A contingency plan designed to protect the NHS’s supply chain in the event of a no-deal Brexit could be enacted in just weeks if MPs reject the Government’s EU withdrawal bill next month.
Chief executive of NHS England, Simon Stevens, confirmed to the health and social care committee that plans would be put in place regarding equipment, logistics and medicines “this side of Christmas” and early in the New Year if a no-deal seems likely.
MPs are due to vote on Prime Minister Theresa May’s Brexit plan on 11 December and there are concerns that a failure to agree on a deal would see chaos at ports preventing NHS supplies from reaching trusts.
Mr Stevens told the committee that some of the plans would cost “tens of millions of pounds” and would include contracts to take on additional warehousing.
“In my view, the planning has been extensive, but aspects of these plans will need to be given the go ahead this side of Christmas and some early in the New Year,” he said.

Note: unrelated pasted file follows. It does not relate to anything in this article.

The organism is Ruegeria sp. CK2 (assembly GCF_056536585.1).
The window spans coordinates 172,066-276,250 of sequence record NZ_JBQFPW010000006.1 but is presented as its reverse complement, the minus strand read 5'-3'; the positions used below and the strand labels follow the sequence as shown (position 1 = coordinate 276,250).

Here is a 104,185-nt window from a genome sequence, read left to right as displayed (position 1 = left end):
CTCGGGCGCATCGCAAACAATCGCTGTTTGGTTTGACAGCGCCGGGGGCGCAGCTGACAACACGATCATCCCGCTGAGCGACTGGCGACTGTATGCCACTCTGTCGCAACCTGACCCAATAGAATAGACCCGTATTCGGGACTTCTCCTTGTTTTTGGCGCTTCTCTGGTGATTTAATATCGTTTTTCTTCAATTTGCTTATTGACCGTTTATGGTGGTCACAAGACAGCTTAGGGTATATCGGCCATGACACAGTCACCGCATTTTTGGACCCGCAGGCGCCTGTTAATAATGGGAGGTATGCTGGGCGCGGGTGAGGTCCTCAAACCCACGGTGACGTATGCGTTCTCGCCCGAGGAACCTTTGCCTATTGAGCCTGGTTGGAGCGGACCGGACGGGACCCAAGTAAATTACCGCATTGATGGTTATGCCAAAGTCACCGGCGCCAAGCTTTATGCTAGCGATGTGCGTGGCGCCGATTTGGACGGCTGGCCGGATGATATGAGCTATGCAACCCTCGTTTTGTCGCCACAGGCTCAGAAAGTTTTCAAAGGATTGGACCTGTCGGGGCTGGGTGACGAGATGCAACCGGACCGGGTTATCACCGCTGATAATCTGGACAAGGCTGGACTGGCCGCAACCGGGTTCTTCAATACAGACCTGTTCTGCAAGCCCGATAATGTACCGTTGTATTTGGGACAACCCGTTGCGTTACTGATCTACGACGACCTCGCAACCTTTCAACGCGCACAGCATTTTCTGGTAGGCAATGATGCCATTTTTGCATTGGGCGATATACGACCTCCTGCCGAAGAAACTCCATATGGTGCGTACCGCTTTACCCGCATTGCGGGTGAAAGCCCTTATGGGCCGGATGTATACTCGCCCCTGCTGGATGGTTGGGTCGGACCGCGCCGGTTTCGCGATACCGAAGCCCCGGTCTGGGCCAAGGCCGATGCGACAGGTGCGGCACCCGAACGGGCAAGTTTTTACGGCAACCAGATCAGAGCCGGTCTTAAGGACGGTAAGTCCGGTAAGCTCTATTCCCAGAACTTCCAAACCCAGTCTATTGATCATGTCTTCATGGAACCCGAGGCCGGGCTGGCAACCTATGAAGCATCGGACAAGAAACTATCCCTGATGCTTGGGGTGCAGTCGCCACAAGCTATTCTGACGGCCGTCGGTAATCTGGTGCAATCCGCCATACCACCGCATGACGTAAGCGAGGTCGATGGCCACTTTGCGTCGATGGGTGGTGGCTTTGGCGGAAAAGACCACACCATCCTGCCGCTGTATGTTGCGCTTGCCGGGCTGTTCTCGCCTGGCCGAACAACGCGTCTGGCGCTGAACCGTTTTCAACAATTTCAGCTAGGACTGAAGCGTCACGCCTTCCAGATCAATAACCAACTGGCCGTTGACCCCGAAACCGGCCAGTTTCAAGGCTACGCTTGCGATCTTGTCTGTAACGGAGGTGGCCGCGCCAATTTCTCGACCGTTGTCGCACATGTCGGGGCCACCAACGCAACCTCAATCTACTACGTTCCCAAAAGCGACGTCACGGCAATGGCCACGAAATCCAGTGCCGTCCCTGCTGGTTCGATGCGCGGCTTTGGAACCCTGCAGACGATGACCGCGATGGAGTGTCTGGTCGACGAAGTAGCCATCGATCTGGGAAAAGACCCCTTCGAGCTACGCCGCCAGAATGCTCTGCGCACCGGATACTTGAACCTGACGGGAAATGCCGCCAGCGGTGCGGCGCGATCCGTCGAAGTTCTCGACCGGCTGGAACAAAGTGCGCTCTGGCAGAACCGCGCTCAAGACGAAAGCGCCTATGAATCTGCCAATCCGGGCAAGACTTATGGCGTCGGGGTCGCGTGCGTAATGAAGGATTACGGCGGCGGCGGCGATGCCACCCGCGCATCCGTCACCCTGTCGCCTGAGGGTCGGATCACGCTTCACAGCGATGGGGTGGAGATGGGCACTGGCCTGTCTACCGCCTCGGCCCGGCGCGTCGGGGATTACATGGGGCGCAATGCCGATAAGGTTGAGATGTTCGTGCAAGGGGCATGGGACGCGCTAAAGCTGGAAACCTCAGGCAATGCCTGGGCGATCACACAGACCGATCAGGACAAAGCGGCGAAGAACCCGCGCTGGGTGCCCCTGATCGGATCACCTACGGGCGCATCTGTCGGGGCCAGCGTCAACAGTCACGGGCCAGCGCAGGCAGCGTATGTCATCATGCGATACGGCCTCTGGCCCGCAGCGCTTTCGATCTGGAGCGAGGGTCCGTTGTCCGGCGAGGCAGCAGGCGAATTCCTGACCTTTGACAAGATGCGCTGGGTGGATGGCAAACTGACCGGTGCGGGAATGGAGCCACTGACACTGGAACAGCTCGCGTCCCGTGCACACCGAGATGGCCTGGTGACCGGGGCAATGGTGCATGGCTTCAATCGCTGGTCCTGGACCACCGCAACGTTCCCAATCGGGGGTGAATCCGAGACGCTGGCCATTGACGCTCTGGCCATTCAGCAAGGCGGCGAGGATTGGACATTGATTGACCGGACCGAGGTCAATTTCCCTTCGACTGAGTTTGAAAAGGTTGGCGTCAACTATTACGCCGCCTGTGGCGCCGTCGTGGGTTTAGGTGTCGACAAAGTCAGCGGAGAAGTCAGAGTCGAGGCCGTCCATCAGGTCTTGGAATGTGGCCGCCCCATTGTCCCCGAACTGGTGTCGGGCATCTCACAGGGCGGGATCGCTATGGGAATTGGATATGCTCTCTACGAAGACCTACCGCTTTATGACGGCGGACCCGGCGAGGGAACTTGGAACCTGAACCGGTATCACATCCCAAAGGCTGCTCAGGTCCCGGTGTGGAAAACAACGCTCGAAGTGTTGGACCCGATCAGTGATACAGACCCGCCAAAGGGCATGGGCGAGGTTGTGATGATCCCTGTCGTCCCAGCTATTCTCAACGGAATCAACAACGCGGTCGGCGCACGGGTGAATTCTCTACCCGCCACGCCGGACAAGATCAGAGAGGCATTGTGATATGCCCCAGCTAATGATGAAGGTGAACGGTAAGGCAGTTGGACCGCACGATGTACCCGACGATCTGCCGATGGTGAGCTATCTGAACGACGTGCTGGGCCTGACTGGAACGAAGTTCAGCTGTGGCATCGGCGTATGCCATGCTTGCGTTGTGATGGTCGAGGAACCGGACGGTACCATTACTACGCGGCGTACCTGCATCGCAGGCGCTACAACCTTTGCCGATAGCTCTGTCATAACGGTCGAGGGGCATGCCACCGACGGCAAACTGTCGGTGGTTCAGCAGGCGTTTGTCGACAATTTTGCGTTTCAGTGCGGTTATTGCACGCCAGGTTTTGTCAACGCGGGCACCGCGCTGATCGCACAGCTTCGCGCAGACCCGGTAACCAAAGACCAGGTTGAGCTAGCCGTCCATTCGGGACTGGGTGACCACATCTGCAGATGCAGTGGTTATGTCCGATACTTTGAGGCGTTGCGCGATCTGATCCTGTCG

“Contingencies that have been drawn up by pharmaceutical and other companies, are pretty well advanced but there are particular instructions that we would need to issue to GPs, NHS hospitals and others.
“Over time the NHS will adjust to any new arrangement, but in terms of transitions, there are a set of decisions that need to be made this side of, or very shortly after, Christmas to mitigate some of the ongoing issues we’ve discussed.”
Most of the concern around interruption to the NHS’s supply chain surrounds medicines however there is also worry that disruption in ports could lead to trusts being without important equipment.
Social care secretary, Matt Hancock, told the committee that “if everyone does what they need to do” then the supply chain can be guaranteed.
He added that “reasonable amounts of money” could be spent to avert a worst-case-scenario if the UK leaves the EU without a deal.
Image: Chief executive Of NHS England, Simon Stevens. Photo by Peter Macdiarmid/Getty Images